Book Reviews

Never Turn Your Back on the Tide by Kergan Edwards-Stout at Circumspect Press

Genre Gay / Contemporary / Fiction
Reviewed by Bob-O-Link on 11-September-2020

Book Blurb

“If truth be told, and it always should, I was taken in by the view, as so many others, both before and since. For me, it wasn’t the sea which proved my downfall, but a pair of eyes. Eyes, specifically, made to drown in.”

Imagine thinking you had the ideal life. The perfect partner, on whom you relied and trusted.  An infant child, newly adopted. Then one day, you wake up, and the life you’ve been living has suddenly turned upside down. Everything thought true becomes suspect. And you learn, quite quickly, that you can never again trust the person sleeping beside you.


If Kergan Edwards-Stout’s life was a Lifetime movie, surely he would be played by Valerie Bertinelli, and his husband played by some charming hunk. But life is far more subtle than that. And even now, the truth is murkier, and even more disturbing. For Kergan, that email proved to be only the beginning.


Like the wash of the waves, crashing onto the beach, you never know if the tumult will bring glittering riches, highlighted by the sun, or dark, murky residue of questionable origin.


Book Review

My New Rule - Don’t start formulating a critical opinion about a book while I am still at the beginning of reading it. I almost disregarded that until I became aware that ‘Never Turn Your Back on the Tide’ was really a compendium, much like three different books. The first part is much like indulging in unending appetizers (which, given how classy Rainbow Book Reviews strives to be, would then be referred to as literary amuse bouches) - and, all the while, taking but interim tastes of the main course. Then comes part two, in which Mr. Edwards-Stout takes us through a linear autobiography - a running narrative, still studded with occasional short and pointed snippets of thoughts. This part, replete with “famous” named and pseudonymously disguised persons, is perhaps where fiction and memory cross.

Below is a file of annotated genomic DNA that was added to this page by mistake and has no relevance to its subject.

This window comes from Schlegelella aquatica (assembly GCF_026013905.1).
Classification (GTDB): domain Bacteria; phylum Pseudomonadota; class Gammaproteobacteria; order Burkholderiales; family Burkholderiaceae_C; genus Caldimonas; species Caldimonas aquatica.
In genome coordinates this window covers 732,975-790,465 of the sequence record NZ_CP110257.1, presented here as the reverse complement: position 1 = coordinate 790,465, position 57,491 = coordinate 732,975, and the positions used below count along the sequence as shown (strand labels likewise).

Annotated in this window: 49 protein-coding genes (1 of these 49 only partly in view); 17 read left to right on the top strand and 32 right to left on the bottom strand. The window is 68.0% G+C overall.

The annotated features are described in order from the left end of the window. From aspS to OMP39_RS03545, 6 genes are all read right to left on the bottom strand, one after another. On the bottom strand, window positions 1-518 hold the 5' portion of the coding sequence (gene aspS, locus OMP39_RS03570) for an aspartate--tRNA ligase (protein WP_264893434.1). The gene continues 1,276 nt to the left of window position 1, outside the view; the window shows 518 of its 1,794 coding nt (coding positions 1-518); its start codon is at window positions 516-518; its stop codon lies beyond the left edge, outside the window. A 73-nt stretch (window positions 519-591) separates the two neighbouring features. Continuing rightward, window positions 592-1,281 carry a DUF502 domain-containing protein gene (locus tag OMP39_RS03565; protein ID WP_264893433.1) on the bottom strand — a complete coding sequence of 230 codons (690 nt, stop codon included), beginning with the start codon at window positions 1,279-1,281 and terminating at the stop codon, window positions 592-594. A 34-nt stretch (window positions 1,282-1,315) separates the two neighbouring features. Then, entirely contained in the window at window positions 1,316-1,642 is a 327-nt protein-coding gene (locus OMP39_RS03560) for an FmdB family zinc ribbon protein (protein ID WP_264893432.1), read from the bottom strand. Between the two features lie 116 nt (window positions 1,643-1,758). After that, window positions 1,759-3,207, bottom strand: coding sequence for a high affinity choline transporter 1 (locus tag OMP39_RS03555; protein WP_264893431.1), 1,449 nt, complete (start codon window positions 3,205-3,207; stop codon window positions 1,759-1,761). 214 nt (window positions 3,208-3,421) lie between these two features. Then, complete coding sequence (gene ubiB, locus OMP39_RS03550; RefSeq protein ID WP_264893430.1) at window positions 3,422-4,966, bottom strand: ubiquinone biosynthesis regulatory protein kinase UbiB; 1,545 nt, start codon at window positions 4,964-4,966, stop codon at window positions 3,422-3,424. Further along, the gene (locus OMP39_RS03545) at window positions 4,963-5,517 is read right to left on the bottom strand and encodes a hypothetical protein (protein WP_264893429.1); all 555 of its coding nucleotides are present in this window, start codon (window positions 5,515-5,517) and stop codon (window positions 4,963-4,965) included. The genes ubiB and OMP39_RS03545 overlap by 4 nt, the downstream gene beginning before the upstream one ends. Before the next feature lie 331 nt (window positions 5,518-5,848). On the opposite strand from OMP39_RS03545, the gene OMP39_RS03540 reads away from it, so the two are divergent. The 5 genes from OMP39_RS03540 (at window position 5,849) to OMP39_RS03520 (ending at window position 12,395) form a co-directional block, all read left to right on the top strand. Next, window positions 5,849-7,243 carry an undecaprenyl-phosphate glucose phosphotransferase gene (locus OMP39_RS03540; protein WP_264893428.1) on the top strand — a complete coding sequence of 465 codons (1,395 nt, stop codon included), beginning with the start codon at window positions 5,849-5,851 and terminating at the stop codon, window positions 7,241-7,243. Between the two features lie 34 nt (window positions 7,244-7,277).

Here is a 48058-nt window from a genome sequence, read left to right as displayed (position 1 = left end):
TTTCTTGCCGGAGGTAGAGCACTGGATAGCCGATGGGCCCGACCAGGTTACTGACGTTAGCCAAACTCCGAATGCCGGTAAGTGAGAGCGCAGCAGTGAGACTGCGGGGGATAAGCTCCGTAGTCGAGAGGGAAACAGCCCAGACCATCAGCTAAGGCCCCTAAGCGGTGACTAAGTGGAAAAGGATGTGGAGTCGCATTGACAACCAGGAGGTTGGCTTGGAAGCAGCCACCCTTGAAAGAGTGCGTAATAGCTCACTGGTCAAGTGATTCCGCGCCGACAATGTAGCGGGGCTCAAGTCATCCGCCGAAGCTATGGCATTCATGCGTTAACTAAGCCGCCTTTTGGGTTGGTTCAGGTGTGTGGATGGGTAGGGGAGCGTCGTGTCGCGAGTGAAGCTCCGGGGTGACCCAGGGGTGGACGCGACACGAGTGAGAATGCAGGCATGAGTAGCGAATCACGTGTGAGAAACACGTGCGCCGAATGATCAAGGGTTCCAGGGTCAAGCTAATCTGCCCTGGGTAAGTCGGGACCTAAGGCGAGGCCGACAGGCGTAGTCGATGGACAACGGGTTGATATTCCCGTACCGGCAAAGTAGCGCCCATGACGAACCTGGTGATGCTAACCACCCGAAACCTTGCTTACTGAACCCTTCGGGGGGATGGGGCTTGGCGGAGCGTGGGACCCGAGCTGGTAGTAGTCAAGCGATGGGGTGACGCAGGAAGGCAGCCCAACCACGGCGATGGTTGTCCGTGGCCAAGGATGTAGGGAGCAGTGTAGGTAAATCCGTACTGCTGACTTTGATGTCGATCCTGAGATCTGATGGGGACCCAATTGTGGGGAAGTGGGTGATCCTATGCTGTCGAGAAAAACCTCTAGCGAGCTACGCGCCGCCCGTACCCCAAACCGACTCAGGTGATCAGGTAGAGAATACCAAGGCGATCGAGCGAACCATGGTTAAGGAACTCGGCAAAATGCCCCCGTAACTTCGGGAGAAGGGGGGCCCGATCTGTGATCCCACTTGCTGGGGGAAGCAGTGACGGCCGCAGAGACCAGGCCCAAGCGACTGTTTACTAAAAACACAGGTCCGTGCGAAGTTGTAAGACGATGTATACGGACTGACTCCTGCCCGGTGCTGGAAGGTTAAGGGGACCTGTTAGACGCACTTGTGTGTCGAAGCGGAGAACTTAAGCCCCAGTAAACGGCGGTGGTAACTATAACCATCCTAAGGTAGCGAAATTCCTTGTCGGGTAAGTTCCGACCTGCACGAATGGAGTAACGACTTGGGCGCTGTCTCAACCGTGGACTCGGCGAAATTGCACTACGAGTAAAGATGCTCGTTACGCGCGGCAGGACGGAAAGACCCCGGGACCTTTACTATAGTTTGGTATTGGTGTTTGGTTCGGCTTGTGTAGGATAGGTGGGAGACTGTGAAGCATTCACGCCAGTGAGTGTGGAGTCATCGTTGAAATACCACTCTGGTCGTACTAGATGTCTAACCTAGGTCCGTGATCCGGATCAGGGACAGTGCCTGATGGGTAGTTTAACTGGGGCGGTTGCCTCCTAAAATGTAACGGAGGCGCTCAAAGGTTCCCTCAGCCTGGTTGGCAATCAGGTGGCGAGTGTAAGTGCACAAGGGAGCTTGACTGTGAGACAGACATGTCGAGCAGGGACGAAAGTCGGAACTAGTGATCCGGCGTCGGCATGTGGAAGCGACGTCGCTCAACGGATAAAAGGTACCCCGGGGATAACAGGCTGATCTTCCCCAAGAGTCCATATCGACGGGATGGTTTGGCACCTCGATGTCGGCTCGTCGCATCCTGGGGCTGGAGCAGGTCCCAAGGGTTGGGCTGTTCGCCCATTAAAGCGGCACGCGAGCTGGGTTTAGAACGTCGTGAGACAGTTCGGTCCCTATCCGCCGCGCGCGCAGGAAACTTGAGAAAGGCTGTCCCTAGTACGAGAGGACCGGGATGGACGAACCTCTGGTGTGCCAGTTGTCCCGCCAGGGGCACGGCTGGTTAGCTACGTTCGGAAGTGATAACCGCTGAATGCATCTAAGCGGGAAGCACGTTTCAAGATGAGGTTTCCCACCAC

Finally, in apparent literary exhaustion, the author concludes by waxing philosophic and bringing us into the present.


What is consequential in determining whether to read this compendium? Will this author’s recollections (reconstructions?) mean something to you, reach into your core? For me the answer is “Yes.”


The book’s opening format is the studding of a linear narrative with short pieces, observations, and epigrams (any of which could be conversationally dropped, without rhyme or reason, at a cocktail party). They aptly stir a sense of nostalgia, ranging from (a) those of us who are addicted to reading those humorous calendars with daily Ha Ha’s, to (b) those who habitually read a daily religious epigram. If either grabs you, as in this book, you may irresistibly keep mining ahead, searching to strike emotional gold.